What is your favorite thing about your farm/ranch?
My favorite thing about my farm is how it can be used as a tool to connect the community back to their food system. I offer farm tours and also do educational talks at schools. The more people know about your farm and your passion, the more people want to support and eat the foods you produce. The more people learn about different types of food production, the more they'll wonder about its story and how it was grown. Ultimately this creates a more conscious food eater and hopefully a more sustainable view of food and the environment. One of the best stories I've heard from a customer was that her two young daughters are now excited to wake up on the weekends to make breakfast and share a meal as a family. She shared with me that every Sunday morning the girls will wake up early and make omelettes for their parents. They'll get excited to share a meal together because they want to cook the eggs that came from all the happy chickens on my farm. Those are the kinda stories that make everything worth it.
How does living in Hawaii influence your farming?
Farming in Hawaii definitely has its perks, but it also has it downsides. We are lucky enough to have a very temperate climate, so farming season is basically year round. I would say the hardest thing about farming in Hawaii is the high cost of living and imported equipment. It's hard for us local producers to compete with mainland imports because our cost to produce things locally is much higher. A bag of chicken feed on the mainland would cost around twenty dollars, while here it cost almost thirty. Most things are imported, making everything more expensive.
As someone who recently started farming, what advice would you give to others who may be interested in starting a farm?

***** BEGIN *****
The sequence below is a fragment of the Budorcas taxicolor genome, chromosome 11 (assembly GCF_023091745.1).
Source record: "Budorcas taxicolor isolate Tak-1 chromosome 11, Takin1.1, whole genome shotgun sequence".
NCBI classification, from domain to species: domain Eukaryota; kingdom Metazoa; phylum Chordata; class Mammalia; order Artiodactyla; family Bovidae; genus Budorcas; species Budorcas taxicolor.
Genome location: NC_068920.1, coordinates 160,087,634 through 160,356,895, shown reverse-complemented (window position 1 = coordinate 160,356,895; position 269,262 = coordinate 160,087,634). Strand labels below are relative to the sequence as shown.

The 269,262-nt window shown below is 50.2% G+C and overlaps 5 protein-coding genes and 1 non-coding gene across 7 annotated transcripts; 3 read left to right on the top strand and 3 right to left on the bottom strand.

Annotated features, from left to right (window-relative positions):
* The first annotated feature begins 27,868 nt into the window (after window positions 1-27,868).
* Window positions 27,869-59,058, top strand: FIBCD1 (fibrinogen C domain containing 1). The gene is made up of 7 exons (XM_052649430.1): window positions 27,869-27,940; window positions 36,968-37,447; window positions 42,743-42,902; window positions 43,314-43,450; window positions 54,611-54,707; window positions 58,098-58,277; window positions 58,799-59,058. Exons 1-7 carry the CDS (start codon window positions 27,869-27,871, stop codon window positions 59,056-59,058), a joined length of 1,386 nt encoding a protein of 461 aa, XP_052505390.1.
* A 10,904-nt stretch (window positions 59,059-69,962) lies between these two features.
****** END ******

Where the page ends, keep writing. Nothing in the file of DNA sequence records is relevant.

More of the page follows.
Do your research and have a plan. YouTube is an amazing resource for this. Find a farm you admire and study it and try to find a mentor who can help you. Having a farm plan is very important, but also be prepared for things to not go accordingly. Being flexible and adaptive is very important in farming, you never know what the environment will do. Initially I wanted to grow more vegetables rather than livestock, but my property didn't have running water and the ground was very unsuitable for crop production so my farm plan had to adapt to having more animals.
Pelican Coolers ambassadors are individuals whose lives exemplify all of the outdoor activities which our products cater to. Whether they’re firing up the grill in the backyard, hunting deer in the backcountry, or heading out to the jobsite our ambassadors are passionate individuals who are finding ways to live their American dreams. Welcome to our Ambassador Spotlight series, where we offer a glimpse into the lives of our ambassadors to spark the desire in all of us to explore the outdoors.
Rick Laughlin, FAPLD
May 28, 2020
Hats off to Austin Tom for seeking a sustainable ecological form of farming and living.